Growing up in Panama City, Panama, Nuria Fernandez’s earliest experience with transit was riding what she calls the “rather unorthodox bus system” of her hometown.
“Back then, anyone who wanted to could get a license to operate a bus, and the routes and fares were not as structured as they are in the U.S.,” says Fernandez.
CAREER PATH. When she came to the U.S. to study civil engineering, she was introduced to the American system of public transportation. This sparked her interest in pursuing transit as a career path. She then began an internship with the Panama Canal Co., where she landed her first job upon graduation. She worked in the engineering division of the Panama Canal Co.’s Gatún Locks.
“My great grandfather was involved in the construction of the Canal, so it was a legacy that I proudly took part in,” says Fernandez.
EXPERIENCE. Over the course of her robust 35-year career, Fernandez has worked many public and private sector jobs in the transportation industry. She served as chief operating officer for the New York State Metropolitan Transportation Authority. Fernandez also managed the operations of O’Hare International Airport in Chicago. And sequentially, she was the head of design and construction for the Chicago Transit Authority and the Washington Metropolitan Transit Authority.
Fernandez provided high-level policy and program expertise as deputy administrator of U.S. Department of Transportation’s Federal Transit Administration. Additionally, she has served as senior VP at two different engineering consulting firms, CH2M HILL and Earth Tech.
ROLE FOCUS. As GM/CEO of Santa Clara Valley Transportation Authority (VTA), Fernandez oversees all functions of the agency. She describes the present as an exciting time to be based in Silicon Valley.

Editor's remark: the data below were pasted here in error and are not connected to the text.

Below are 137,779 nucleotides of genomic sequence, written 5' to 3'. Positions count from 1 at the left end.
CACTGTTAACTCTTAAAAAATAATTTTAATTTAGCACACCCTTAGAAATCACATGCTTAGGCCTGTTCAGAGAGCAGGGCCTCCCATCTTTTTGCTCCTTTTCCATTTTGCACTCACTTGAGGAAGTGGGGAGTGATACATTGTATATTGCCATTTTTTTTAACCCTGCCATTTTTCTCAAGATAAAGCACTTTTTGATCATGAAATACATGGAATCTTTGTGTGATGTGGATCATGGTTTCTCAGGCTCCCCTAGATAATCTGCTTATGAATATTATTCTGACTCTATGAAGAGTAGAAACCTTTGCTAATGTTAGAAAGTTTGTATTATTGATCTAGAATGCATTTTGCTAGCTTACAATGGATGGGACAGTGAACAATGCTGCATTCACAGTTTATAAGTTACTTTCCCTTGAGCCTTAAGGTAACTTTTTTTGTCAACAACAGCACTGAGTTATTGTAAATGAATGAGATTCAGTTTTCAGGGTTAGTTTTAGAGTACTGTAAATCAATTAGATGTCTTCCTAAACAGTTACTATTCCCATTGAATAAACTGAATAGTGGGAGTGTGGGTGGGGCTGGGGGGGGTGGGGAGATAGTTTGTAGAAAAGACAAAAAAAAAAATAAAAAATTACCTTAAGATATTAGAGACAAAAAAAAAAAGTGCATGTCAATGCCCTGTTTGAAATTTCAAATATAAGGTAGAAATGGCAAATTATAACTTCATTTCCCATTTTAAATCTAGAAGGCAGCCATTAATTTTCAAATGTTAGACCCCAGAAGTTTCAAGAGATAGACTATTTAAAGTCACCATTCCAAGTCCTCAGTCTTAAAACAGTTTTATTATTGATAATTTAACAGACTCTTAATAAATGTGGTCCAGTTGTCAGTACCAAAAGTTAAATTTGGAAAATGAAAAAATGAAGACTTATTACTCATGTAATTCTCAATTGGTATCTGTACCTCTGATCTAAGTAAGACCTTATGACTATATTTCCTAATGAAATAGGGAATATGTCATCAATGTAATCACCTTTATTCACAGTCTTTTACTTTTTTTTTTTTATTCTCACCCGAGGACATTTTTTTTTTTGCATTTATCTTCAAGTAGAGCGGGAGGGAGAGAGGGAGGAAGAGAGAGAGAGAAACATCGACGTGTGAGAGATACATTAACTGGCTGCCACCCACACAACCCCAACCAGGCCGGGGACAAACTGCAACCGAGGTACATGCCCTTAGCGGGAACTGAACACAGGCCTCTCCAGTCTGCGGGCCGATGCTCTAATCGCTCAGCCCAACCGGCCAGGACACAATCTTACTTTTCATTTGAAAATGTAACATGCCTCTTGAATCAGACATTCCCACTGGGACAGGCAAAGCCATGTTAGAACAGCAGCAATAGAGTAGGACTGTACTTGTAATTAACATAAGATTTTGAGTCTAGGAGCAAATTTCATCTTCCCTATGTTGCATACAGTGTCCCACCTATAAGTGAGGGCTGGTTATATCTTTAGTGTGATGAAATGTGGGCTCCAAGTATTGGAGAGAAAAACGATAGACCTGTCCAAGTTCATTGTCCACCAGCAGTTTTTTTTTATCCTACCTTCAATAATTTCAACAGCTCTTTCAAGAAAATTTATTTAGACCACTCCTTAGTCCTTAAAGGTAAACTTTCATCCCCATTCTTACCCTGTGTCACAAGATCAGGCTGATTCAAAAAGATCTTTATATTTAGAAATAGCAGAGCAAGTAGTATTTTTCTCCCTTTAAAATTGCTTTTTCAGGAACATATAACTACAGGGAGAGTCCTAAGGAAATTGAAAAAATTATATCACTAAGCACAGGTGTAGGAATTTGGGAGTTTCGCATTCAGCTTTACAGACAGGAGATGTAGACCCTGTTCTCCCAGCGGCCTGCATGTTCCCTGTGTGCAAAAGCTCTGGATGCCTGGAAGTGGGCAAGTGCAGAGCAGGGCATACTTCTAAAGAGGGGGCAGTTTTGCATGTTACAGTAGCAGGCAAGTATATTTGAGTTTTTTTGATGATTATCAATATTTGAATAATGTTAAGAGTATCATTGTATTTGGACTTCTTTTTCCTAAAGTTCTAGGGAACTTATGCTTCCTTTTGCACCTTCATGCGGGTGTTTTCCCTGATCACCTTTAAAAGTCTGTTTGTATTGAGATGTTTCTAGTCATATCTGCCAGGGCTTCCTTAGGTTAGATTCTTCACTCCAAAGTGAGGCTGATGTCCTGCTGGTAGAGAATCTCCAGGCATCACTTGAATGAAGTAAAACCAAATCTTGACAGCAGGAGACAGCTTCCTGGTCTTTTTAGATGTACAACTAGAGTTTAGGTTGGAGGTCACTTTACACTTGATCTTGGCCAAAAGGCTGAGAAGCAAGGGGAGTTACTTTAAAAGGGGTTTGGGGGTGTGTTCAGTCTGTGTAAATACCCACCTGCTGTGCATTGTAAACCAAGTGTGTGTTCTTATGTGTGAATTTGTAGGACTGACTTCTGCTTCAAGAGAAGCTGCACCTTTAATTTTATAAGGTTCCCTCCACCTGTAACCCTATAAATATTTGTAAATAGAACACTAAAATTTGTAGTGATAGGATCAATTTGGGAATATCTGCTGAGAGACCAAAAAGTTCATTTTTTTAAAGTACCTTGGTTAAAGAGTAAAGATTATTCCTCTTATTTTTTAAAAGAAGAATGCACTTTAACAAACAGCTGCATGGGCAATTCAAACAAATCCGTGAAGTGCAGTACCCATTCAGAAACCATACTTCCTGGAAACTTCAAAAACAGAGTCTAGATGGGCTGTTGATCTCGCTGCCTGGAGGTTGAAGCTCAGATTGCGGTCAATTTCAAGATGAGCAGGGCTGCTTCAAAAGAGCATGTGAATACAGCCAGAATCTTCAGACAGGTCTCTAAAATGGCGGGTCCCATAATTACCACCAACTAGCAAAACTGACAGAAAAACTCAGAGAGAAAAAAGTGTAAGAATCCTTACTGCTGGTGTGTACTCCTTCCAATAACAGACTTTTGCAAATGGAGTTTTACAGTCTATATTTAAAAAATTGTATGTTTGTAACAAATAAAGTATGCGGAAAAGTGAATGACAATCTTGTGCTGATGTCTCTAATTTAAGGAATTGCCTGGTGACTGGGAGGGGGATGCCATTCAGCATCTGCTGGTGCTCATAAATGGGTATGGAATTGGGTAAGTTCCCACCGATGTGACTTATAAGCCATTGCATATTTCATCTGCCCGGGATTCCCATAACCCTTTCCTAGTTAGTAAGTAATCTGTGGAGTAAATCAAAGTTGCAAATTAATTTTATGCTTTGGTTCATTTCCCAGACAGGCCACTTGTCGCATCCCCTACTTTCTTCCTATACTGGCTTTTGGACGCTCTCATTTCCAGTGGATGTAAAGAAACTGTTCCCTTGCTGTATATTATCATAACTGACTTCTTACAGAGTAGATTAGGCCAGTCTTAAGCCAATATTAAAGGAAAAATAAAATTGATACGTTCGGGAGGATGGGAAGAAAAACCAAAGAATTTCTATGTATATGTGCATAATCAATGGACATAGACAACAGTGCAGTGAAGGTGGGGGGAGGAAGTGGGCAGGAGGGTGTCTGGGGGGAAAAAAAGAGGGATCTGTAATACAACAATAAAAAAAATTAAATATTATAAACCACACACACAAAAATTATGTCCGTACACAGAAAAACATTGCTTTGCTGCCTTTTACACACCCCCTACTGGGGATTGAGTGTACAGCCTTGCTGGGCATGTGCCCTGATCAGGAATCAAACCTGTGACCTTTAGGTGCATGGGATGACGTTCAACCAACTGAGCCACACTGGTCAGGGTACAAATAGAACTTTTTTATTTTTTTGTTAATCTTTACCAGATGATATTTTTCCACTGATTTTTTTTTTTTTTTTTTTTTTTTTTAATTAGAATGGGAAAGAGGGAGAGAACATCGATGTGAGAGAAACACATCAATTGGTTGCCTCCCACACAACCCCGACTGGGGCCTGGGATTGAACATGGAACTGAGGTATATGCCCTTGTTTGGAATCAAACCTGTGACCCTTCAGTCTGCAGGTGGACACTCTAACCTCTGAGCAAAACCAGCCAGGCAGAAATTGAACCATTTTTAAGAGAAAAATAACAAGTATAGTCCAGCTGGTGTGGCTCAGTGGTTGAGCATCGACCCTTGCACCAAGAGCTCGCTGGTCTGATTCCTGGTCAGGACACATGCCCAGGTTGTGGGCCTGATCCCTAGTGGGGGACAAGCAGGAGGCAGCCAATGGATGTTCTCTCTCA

“We are at ground zero for innovation,” says Fernandez. “I routinely interact with tech industry leaders in an effort to integrate their cutting-edge ideas into our transportation landscape so that our system can work better for everyone. This collaboration is where creativity is changing not only our region but the world — it is an exciting partnership.”
In addition to being a transit authority, VTA is also the Congestion Management Agency for Santa Clara County. Therefore, Fernandez is in charge of supervising VTA plans, designs, and even the construction of mass transit facilities and highway interchanges. This is in an effort to help regional traffic move more smoothly overall.
In taking on such a big task, Fernandez emphasizes that confidence is key. “My confidence was instilled in me by my mother,” says Fernandez. “You need a willingness to try new things and take risks.”
KEY PROJECT. Currently, the VTA is completing the largest transportation infrastructure project in Santa Clara County history — the extension of the Bay Area Rapid Transit (BART) system. The goal is to create a comprehensive public transportation network around the entire San Francisco Bay Area.
In order to make this a reality, VTA placed the 2016 Measure B on the ballot last year, which implements a 30-year half-cent countywide sales tax. The measure passed by nearly 72%, marking the highest level of support for any Santa Clara County transportation tax. The measure will help fund BART through downtown San Jose as well as dozens of other improvements.
“I am extremely proud of the work that VTA’s planning and community outreach teams did over the past two years to educate residents and listen to their needs,” says Fernandez. “It started with building a coalition of stakeholders and residents to develop a list of projects to build and maintain our transportation infrastructure network.”
Fernandez and her team are currently in the process of developing a program to allocate the projected $6 billion in sales tax revenues from Measure B.
When Fernandez is not at the office, she enjoys hiking and biking around northern California. She also knits, crochets, bakes, and spends time with her two new grandchildren.